staff are resigning now compared to a year ago. This compares to just 40 per cent of respondents in the rest of Asia Pacific and Japan, who admitted facing more resignations today than a year ago. Covid-19 has probably caused many workers to re-evaluate the purpose and meaning of their daily work.

Underlying is the essential question: how do we value work as a society?

Diminished view of work and workers

In his most recent book The Tyranny of Merit, Harvard Professor Michael J. Sandel put forth the idea that although it is right and good that we employ the best person for a job (based on merit), meritocracy when pushed to an extreme, can be tyrannical in nature. It gives oversized rewards to those who are successful when left to pure market forces. It thus, creates hubris amongst the successful, who believe that they deserve their large pay cheques due to their own hard work. For those who cannot make it, the opposite effect is then, shame and self-blame that they are not good enough, or did not study or work hard enough. As our society becomes more affluent, the gap between rich and poor widens as many of our next generation are born in privileged and under-privileged families. Not everyone has the same starting point and access to the same resources. Covid-19 has probably exacerbated this gap as observed by the CNA report.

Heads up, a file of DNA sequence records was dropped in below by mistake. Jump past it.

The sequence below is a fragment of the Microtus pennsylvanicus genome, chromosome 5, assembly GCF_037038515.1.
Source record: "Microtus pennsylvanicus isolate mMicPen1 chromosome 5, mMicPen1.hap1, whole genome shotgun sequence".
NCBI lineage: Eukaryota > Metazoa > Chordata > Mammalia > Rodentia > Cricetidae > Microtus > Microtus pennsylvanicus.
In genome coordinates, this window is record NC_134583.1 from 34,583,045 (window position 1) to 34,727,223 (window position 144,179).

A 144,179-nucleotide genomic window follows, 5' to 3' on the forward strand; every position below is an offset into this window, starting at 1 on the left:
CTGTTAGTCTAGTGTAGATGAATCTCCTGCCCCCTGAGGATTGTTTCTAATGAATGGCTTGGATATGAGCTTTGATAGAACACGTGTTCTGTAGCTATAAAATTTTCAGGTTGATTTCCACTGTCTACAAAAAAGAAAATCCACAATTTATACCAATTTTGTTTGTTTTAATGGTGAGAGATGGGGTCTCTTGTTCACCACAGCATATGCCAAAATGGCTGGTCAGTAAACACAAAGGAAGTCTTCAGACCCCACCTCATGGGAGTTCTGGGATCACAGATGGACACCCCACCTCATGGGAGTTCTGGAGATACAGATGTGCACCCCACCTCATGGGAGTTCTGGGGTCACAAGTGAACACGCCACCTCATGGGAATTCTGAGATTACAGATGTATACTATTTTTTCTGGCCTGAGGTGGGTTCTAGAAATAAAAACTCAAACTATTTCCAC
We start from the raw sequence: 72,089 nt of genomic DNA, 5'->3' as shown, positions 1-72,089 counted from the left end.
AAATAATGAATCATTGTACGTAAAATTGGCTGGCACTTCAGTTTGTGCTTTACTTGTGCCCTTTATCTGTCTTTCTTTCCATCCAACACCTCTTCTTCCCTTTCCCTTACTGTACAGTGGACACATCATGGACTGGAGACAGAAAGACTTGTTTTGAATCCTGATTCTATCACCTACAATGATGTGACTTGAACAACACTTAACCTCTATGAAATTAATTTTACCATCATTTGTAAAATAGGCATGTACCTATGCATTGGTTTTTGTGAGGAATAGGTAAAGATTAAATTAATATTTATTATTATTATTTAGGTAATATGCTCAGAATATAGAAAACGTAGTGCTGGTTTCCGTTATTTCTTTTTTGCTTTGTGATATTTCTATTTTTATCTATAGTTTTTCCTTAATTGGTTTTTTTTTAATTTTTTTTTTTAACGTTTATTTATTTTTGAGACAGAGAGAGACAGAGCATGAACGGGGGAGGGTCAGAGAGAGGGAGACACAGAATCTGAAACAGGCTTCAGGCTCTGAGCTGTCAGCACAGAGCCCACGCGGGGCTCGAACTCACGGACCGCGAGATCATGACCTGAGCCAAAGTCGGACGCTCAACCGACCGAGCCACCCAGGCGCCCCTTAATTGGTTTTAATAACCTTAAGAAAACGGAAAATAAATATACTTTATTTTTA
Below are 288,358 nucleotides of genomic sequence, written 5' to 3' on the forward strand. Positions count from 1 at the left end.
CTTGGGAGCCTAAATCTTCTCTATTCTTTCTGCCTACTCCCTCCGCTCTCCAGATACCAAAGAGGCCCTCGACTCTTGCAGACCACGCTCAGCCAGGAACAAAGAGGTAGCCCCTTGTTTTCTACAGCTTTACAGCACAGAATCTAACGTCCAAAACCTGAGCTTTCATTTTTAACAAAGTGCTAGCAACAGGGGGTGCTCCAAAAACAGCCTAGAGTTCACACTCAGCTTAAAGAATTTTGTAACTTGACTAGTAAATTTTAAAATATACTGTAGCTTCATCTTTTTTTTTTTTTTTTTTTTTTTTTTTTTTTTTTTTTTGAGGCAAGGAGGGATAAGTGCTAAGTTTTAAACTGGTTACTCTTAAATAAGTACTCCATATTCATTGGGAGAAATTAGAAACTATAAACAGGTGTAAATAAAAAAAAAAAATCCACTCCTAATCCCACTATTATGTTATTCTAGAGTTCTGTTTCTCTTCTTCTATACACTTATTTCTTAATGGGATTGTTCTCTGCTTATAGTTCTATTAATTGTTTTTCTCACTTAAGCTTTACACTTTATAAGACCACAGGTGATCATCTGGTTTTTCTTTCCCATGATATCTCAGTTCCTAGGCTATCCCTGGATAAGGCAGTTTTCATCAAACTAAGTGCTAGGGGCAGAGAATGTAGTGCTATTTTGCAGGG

“The tyranny of merit arises from more than the rhetoric ofrising (if only you work hard, you will make it in life. Everyone has an equal chance to the good life). It consists in a cluster of attitudes and circumstances that, taken together, have made meritocracy toxic. First, under conditions of rampant inequality and stalled mobility, reiterating the message that we are responsible for our fate and deserved what we get, erodes solidarity and demoralises those left behind by globalisation. Second, insisting that a college degree is the primary route to a respectable job and decent life creates a credentialist prejudice that undermines the dignity of work and demeans those who have not been to college; and third, insisting that social and political problems are best solved by highly educated, value- neutral experts is a technocratic conceit that corrupts democracy and disempowers ordinary citizens.” (Michael J. Sandel)

Dignity of work and workers